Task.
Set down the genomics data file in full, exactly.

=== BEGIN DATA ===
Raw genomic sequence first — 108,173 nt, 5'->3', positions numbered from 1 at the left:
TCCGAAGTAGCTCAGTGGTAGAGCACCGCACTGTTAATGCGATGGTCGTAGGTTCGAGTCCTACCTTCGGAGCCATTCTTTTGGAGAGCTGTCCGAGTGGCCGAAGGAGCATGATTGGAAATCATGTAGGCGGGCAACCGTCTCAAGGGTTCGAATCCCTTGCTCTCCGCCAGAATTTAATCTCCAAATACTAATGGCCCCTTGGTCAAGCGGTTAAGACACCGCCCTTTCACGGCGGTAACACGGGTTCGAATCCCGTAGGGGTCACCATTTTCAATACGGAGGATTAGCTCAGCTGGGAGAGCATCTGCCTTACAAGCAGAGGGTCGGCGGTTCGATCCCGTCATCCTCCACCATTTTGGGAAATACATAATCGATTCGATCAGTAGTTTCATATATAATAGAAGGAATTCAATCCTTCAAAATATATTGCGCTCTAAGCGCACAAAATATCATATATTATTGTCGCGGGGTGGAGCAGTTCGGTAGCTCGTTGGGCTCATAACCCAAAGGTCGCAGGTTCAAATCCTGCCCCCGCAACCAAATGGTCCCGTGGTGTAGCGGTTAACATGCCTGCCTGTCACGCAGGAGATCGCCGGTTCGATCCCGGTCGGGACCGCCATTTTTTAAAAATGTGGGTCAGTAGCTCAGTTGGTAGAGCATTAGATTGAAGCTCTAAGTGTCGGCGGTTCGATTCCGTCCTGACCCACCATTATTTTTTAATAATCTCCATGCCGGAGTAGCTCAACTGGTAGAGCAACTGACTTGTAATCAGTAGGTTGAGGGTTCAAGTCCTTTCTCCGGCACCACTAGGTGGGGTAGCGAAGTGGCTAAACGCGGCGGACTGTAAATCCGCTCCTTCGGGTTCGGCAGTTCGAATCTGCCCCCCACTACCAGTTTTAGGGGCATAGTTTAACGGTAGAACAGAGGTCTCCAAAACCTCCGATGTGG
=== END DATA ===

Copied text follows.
Raw genomic sequence first — 108,173 nt, 5'->3', positions numbered from 1 at the left:
TCCGAAGTAGCTCAGTGGTAGAGCACCGCACTGTTAATGCGATGGTCGTAGGTTCGAGTCCTACCTTCGGAGCCATTCTTTTGGAGAGCTGTCCGAGTGGCCGAAGGAGCATGATTGGAAATCATGTAGGCGGGCAACCGTCTCAAGGGTTCGAATCCCTTGCTCTCCGCCAGAATTTAATCTCCAAATACTAATGGCCCCTTGGTCAAGCGGTTAAGACACCGCCCTTTCACGGCGGTAACACGGGTTCGAATCCCGTAGGGGTCACCATTTTCAATACGGAGGATTAGCTCAGCTGGGAGAGCATCTGCCTTACAAGCAGAGGGTCGGCGGTTCGATCCCGTCATCCTCCACCATTTTGGGAAATACATAATCGATTCGATCAGTAGTTTCATATATAATAGAAGGAATTCAATCCTTCAAAATATATTGCGCTCTAAGCGCACAAAATATCATATATTATTGTCGCGGGGTGGAGCAGTTCGGTAGCTCGTTGGGCTCATAACCCAAAGGTCGCAGGTTCAAATCCTGCCCCCGCAACCAAATGGTCCCGTGGTGTAGCGGTTAACATGCCTGCCTGTCACGCAGGAGATCGCCGGTTCGATCCCGGTCGGGACCGCCATTTTTTAAAAATGTGGGTCAGTAGCTCAGTTGGTAGAGCATTAGATTGAAGCTCTAAGTGTCGGCGGTTCGATTCCGTCCTGACCCACCATTATTTTTTAATAATCTCCATGCCGGAGTAGCTCAACTGGTAGAGCAACTGACTTGTAATCAGTAGGTTGAGGGTTCAAGTCCTTTCTCCGGCACCACTAGGTGGGGTAGCGAAGTGGCTAAACGCGGCGGACTGTAAATCCGCTCCTTCGGGTTCGGCAGTTCGAATCTGCCCCCCACTACCAGTTTTAGGGGCATAGTTTAACGGTAGAACAGAGGTCTCCAAAACCTCCGATGTGG